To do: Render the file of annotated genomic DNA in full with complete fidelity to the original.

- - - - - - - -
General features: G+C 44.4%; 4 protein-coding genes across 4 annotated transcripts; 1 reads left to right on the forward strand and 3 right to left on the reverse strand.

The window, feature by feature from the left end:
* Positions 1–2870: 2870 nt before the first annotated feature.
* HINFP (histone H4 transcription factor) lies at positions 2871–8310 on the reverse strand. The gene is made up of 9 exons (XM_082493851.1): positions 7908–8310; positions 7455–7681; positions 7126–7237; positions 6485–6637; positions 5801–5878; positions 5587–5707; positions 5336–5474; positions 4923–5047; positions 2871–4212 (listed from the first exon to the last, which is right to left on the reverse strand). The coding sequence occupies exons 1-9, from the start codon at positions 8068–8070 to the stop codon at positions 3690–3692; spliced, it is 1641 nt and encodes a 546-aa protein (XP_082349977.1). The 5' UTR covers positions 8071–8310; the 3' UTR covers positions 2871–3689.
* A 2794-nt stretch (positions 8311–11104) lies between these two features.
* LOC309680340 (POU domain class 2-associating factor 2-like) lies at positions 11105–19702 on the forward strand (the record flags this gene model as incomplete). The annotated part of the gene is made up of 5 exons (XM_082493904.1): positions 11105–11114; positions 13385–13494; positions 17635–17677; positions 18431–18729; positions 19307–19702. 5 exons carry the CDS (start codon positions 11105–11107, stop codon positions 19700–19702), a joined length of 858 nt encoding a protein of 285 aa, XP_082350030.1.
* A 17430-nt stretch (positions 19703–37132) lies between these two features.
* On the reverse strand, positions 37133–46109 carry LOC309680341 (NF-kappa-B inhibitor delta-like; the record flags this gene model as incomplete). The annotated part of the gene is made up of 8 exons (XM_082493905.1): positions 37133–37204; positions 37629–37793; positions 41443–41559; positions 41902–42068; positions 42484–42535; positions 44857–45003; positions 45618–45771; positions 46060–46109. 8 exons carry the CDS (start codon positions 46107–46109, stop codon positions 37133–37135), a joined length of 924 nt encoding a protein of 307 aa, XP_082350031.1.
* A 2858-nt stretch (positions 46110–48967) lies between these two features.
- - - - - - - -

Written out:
General features: G+C 44.4%; 4 protein-coding genes across 4 annotated transcripts; 1 reads left to right on the forward strand and 3 right to left on the reverse strand.

The window, feature by feature from the left end:
* Positions 1–2870: 2870 nt before the first annotated feature.
* HINFP (histone H4 transcription factor) lies at positions 2871–8310 on the reverse strand. The gene is made up of 9 exons (XM_082493851.1): positions 7908–8310; positions 7455–7681; positions 7126–7237; positions 6485–6637; positions 5801–5878; positions 5587–5707; positions 5336–5474; positions 4923–5047; positions 2871–4212 (listed from the first exon to the last, which is right to left on the reverse strand). The coding sequence occupies exons 1-9, from the start codon at positions 8068–8070 to the stop codon at positions 3690–3692; spliced, it is 1641 nt and encodes a 546-aa protein (XP_082349977.1). The 5' UTR covers positions 8071–8310; the 3' UTR covers positions 2871–3689.
* A 2794-nt stretch (positions 8311–11104) lies between these two features.
* LOC309680340 (POU domain class 2-associating factor 2-like) lies at positions 11105–19702 on the forward strand (the record flags this gene model as incomplete). The annotated part of the gene is made up of 5 exons (XM_082493904.1): positions 11105–11114; positions 13385–13494; positions 17635–17677; positions 18431–18729; positions 19307–19702. 5 exons carry the CDS (start codon positions 11105–11107, stop codon positions 19700–19702), a joined length of 858 nt encoding a protein of 285 aa, XP_082350030.1.
* A 17430-nt stretch (positions 19703–37132) lies between these two features.
* On the reverse strand, positions 37133–46109 carry LOC309680341 (NF-kappa-B inhibitor delta-like; the record flags this gene model as incomplete). The annotated part of the gene is made up of 8 exons (XM_082493905.1): positions 37133–37204; positions 37629–37793; positions 41443–41559; positions 41902–42068; positions 42484–42535; positions 44857–45003; positions 45618–45771; positions 46060–46109. 8 exons carry the CDS (start codon positions 46107–46109, stop codon positions 37133–37135), a joined length of 924 nt encoding a protein of 307 aa, XP_082350031.1.
* A 2858-nt stretch (positions 46110–48967) lies between these two features.